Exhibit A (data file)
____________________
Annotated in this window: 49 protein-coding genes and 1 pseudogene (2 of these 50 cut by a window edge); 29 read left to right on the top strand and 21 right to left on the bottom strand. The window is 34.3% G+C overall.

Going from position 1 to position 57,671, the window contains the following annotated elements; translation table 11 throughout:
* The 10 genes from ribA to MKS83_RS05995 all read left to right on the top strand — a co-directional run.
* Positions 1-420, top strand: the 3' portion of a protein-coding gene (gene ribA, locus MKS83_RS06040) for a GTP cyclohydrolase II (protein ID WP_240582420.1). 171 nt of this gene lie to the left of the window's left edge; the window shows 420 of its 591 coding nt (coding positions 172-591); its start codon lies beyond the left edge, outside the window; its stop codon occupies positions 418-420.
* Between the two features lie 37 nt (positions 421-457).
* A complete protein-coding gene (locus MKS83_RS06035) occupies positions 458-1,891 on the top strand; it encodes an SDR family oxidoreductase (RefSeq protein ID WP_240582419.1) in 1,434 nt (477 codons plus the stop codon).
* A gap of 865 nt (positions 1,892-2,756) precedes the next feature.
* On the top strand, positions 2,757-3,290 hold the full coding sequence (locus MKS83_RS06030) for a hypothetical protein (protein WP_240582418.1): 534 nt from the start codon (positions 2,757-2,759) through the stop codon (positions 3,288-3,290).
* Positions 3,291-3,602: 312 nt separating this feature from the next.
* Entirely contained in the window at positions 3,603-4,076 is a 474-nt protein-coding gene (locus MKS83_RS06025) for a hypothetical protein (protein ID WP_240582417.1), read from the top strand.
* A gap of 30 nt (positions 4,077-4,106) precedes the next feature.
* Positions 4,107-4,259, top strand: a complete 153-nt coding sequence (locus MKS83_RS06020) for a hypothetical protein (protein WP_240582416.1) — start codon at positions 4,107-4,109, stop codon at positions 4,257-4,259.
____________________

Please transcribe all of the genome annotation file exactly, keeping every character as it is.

Annotated in this window: 49 protein-coding genes and 1 pseudogene (2 of these 50 cut by a window edge); 29 read left to right on the top strand and 21 right to left on the bottom strand. The window is 34.3% G+C overall.

Going from position 1 to position 57,671, the window contains the following annotated elements; translation table 11 throughout:
* The 10 genes from ribA to MKS83_RS05995 all read left to right on the top strand — a co-directional run.
* Positions 1-420, top strand: the 3' portion of a protein-coding gene (gene ribA, locus MKS83_RS06040) for a GTP cyclohydrolase II (protein ID WP_240582420.1). 171 nt of this gene lie to the left of the window's left edge; the window shows 420 of its 591 coding nt (coding positions 172-591); its start codon lies beyond the left edge, outside the window; its stop codon occupies positions 418-420.
* Between the two features lie 37 nt (positions 421-457).
* A complete protein-coding gene (locus MKS83_RS06035) occupies positions 458-1,891 on the top strand; it encodes an SDR family oxidoreductase (RefSeq protein ID WP_240582419.1) in 1,434 nt (477 codons plus the stop codon).
* A gap of 865 nt (positions 1,892-2,756) precedes the next feature.
* On the top strand, positions 2,757-3,290 hold the full coding sequence (locus MKS83_RS06030) for a hypothetical protein (protein WP_240582418.1): 534 nt from the start codon (positions 2,757-2,759) through the stop codon (positions 3,288-3,290).
* Positions 3,291-3,602: 312 nt separating this feature from the next.
* Entirely contained in the window at positions 3,603-4,076 is a 474-nt protein-coding gene (locus MKS83_RS06025) for a hypothetical protein (protein ID WP_240582417.1), read from the top strand.
* A gap of 30 nt (positions 4,077-4,106) precedes the next feature.
* Positions 4,107-4,259, top strand: a complete 153-nt coding sequence (locus MKS83_RS06020) for a hypothetical protein (protein WP_240582416.1) — start codon at positions 4,107-4,109, stop codon at positions 4,257-4,259.